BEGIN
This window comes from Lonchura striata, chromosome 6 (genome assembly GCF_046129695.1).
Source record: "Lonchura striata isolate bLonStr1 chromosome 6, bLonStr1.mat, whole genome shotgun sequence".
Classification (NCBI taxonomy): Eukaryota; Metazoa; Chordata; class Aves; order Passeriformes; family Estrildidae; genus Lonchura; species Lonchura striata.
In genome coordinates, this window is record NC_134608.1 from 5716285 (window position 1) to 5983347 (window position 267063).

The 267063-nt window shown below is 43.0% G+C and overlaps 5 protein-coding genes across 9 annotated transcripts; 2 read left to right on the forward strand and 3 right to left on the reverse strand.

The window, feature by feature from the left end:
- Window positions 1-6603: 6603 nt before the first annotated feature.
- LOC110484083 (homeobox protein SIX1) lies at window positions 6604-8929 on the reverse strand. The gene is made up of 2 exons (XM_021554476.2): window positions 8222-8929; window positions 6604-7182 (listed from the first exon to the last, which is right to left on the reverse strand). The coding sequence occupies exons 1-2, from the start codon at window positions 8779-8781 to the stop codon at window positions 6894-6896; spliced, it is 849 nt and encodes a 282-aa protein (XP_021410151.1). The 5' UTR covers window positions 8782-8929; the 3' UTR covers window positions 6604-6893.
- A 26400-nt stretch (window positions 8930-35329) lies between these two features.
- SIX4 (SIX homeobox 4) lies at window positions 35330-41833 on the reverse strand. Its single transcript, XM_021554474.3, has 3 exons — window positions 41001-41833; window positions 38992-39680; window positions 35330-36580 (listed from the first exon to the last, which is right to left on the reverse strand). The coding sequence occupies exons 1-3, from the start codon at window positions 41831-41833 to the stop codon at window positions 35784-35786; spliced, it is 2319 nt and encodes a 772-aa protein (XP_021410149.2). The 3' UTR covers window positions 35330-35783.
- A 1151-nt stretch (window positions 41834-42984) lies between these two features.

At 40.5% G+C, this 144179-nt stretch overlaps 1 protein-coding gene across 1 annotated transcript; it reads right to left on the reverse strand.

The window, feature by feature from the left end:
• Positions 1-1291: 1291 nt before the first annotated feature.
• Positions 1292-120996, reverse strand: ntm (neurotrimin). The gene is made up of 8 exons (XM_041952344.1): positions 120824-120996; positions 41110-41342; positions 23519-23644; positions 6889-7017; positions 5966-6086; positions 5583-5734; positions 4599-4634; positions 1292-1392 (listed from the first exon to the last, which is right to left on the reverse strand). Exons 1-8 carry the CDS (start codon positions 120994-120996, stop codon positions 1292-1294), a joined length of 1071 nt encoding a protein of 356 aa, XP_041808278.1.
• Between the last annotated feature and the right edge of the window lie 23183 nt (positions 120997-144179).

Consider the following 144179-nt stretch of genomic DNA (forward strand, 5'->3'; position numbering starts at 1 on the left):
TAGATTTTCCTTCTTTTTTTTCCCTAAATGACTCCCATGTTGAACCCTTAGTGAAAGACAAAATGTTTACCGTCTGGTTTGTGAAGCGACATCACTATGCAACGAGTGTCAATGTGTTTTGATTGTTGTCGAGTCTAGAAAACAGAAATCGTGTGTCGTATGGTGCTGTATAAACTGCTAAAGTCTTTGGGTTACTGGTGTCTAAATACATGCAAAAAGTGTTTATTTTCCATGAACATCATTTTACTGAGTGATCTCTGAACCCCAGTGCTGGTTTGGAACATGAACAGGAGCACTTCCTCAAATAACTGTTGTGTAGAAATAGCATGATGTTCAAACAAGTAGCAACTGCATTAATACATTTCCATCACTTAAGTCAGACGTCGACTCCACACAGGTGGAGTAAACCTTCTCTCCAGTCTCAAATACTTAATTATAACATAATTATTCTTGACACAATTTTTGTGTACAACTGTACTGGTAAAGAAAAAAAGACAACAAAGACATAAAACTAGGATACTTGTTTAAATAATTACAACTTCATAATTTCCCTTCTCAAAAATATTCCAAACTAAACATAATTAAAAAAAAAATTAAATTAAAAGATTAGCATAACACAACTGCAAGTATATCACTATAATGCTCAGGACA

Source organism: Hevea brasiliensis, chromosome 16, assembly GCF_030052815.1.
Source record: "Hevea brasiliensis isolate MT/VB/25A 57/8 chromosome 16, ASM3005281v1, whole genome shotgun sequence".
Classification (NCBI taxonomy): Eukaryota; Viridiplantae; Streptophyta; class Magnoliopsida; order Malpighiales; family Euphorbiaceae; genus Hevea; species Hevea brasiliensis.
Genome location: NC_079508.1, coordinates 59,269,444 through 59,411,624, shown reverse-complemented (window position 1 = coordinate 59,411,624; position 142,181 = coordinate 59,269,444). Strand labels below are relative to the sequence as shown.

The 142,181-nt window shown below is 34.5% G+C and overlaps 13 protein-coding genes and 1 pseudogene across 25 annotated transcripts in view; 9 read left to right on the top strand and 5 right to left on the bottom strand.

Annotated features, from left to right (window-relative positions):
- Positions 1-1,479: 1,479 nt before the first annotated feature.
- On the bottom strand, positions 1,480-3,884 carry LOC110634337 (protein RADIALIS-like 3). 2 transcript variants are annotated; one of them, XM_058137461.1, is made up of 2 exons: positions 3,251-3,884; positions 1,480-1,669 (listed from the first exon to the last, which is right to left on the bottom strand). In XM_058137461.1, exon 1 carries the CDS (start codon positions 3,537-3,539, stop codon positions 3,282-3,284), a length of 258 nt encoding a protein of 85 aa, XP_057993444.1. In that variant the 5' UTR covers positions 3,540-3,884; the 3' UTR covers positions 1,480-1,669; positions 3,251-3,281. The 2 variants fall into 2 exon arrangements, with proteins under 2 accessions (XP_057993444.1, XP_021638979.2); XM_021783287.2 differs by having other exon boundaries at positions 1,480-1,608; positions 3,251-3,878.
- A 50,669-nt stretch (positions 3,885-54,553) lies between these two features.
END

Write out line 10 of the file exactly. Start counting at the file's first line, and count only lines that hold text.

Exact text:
- SIX4 (SIX homeobox 4) lies at window positions 35330-41833 on the reverse strand. Its single transcript, XM_021554474.3, has 3 exons — window positions 41001-41833; window positions 38992-39680; window positions 35330-36580 (listed from the first exon to the last, which is right to left on the reverse strand). The coding sequence occupies exons 1-3, from the start codon at window positions 41831-41833 to the stop codon at window positions 35784-35786; spliced, it is 2319 nt and encodes a 772-aa protein (XP_021410149.2). The 3' UTR covers window positions 35330-35783.